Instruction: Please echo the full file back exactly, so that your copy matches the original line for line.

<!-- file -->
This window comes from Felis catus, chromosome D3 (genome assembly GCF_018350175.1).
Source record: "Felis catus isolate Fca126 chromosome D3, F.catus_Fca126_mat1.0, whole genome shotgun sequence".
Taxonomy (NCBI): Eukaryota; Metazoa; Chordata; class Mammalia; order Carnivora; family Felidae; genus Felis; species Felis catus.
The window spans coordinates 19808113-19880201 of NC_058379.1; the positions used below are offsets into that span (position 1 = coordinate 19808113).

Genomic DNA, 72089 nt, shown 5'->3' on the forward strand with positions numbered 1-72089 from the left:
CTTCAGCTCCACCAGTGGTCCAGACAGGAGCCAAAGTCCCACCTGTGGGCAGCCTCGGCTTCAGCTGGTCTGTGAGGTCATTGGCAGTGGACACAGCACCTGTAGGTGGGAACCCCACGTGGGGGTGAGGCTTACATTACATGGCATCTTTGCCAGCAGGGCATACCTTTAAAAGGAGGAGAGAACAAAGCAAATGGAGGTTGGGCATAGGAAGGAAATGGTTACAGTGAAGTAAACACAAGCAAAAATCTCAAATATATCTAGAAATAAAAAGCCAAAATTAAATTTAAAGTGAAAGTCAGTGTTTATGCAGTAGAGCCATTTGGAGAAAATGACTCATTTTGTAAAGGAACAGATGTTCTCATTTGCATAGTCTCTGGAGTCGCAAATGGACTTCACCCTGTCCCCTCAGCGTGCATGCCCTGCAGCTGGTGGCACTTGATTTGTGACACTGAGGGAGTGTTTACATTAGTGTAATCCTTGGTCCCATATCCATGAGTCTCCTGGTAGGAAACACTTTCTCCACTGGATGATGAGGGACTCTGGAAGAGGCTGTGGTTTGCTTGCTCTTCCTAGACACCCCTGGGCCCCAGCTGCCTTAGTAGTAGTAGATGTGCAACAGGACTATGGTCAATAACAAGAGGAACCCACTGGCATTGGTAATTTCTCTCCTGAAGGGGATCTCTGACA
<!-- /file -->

This window comes from Felis catus, chromosome D3 (genome assembly GCF_018350175.1).
Source record: "Felis catus isolate Fca126 chromosome D3, F.catus_Fca126_mat1.0, whole genome shotgun sequence".
Taxonomy (NCBI): Eukaryota; Metazoa; Chordata; class Mammalia; order Carnivora; family Felidae; genus Felis; species Felis catus.
The window spans coordinates 19808113-19880201 of NC_058379.1; the positions used below are offsets into that span (position 1 = coordinate 19808113).

Genomic DNA, 72089 nt, shown 5'->3' on the forward strand with positions numbered 1-72089 from the left:
CTTCAGCTCCACCAGTGGTCCAGACAGGAGCCAAAGTCCCACCTGTGGGCAGCCTCGGCTTCAGCTGGTCTGTGAGGTCATTGGCAGTGGACACAGCACCTGTAGGTGGGAACCCCACGTGGGGGTGAGGCTTACATTACATGGCATCTTTGCCAGCAGGGCATACCTTTAAAAGGAGGAGAGAACAAAGCAAATGGAGGTTGGGCATAGGAAGGAAATGGTTACAGTGAAGTAAACACAAGCAAAAATCTCAAATATATCTAGAAATAAAAAGCCAAAATTAAATTTAAAGTGAAAGTCAGTGTTTATGCAGTAGAGCCATTTGGAGAAAATGACTCATTTTGTAAAGGAACAGATGTTCTCATTTGCATAGTCTCTGGAGTCGCAAATGGACTTCACCCTGTCCCCTCAGCGTGCATGCCCTGCAGCTGGTGGCACTTGATTTGTGACACTGAGGGAGTGTTTACATTAGTGTAATCCTTGGTCCCATATCCATGAGTCTCCTGGTAGGAAACACTTTCTCCACTGGATGATGAGGGACTCTGGAAGAGGCTGTGGTTTGCTTGCTCTTCCTAGACACCCCTGGGCCCCAGCTGCCTTAGTAGTAGTAGATGTGCAACAGGACTATGGTCAATAACAAGAGGAACCCACTGGCATTGGTAATTTCTCTCCTGAAGGGGATCTCTGACA